Aim: The initial aim was to reduce the variation in marking quality across the school with a view to improving the quality of feedback given. It very quickly came to light that to improve outcomes the students’ response to feedback also needed to improve in order for them to progress in their learning.
Background: The two most recent Ofsted inspections had highlighted inconsistencies; there was some excellent practice within the school and some that required improvement. The aim of this project was to identify the good practice and use these departments and key staff to disseminate good practice across the curriculum.
Year 1: Deputy headteachers ran academic departmental reviews supported by the whole Senior Leadership Team (SLT) in terms of lesson observations and evaluations of the department. Summary reports for each subject were produced highlighting strengths and areas for development. Lead teachers for literacy and numeracy were appointed to develop teaching and learning (T&L) across the school with a particular focus on improving AfL by delivering training to disseminate good practice.
Year 2: By the end of Year 2 a common standard practice was in place throughout the school for marking, target setting and reviewing targets. It was visible to students and parents in their books and in reports sent home. It was visible to the SLT through the academic review process. Experienced personnel from outside the school helped to review and give quality assurance to SLT judgements. This was really helpful in securing confidence in the SLT’s assessment of practice in the school. Initiatives were implemented for students to respond to marking and feedback from teachers, and they became more aware of their current position and how they could improve.
Year 3: With the introduction of performance-related pay, the school updated its appraisal policy; where an improvement in marking was needed it was recorded and set as a clear target for improvement. An Improving Teaching Policy was introduced whereby all teachers were rated on a 1 to 4 scale in the following areas: planning; teaching; pupil progress; observation/learning walk and then an overall grade. This created a measurable snapshot of the quality of teaching and learning over time which could be compared with exam results. A working group was set up to adapt the over-arching school policy and provide autonomy in subject areas to develop departmental policies.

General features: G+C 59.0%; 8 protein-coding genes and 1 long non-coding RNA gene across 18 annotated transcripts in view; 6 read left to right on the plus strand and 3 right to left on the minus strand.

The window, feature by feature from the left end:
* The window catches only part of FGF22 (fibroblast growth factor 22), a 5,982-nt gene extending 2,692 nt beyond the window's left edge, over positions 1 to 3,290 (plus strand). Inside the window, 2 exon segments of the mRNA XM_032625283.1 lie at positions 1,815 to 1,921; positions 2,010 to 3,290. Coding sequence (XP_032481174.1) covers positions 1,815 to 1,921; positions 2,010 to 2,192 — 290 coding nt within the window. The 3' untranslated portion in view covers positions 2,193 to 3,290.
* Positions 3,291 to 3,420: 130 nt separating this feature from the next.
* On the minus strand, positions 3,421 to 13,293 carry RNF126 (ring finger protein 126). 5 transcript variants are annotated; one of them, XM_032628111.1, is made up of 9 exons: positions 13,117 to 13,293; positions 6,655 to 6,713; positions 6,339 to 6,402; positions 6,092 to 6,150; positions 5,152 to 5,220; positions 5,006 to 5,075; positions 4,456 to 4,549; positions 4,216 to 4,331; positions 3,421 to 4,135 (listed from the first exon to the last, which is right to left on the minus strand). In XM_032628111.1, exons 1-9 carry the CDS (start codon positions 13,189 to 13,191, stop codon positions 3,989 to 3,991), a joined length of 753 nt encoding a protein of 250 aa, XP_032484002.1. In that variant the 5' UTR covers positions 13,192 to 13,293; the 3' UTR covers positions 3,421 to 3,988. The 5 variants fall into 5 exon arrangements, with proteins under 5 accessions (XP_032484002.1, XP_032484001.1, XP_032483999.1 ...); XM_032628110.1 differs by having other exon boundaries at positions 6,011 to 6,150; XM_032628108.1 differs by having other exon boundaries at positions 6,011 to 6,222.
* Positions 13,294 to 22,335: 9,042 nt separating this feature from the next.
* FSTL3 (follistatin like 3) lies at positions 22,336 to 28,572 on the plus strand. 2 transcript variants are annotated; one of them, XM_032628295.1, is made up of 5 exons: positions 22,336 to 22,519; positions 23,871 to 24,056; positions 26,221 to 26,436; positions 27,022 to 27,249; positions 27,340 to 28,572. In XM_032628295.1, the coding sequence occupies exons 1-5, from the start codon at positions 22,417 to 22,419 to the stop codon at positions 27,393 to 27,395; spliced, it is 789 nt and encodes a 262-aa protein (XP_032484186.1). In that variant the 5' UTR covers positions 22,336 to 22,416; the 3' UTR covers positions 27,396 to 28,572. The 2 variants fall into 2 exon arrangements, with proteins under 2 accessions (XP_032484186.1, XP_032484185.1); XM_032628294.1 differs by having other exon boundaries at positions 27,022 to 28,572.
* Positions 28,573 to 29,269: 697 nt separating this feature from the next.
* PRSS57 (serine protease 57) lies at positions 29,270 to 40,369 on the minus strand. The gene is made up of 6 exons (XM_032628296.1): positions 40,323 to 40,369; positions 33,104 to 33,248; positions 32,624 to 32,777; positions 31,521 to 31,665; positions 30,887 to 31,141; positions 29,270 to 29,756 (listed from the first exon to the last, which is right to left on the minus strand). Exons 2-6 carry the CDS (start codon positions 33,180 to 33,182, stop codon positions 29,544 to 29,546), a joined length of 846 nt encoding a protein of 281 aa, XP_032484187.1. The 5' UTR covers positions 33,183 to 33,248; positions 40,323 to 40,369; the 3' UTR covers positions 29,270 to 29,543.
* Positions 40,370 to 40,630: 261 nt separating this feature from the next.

Evidence: Work scrutiny, subject department reviews, pupil voice, learning walks.
Impact: The review process continued to identify excellent practice and saw an increase in the quality of marking and engagement which is embedded throughout the school. It is clear that staff are committed to improving outcomes by engaging with high quality feedback through marking. The time and energy that has been invested has created a constructive dialogue amongst the vast majority of teachers.
Reflections: The challenges were convincing all of the SLT that the changes were necessary, then the middle leaders and the classroom teachers. There was resistance as the changes clearly meant an increase in workload. Whilst the quality of marking and feedback has improved, it has been difficult to increase student engagement with feedback at the same pace.
Contact: Michael Burr, email@example.com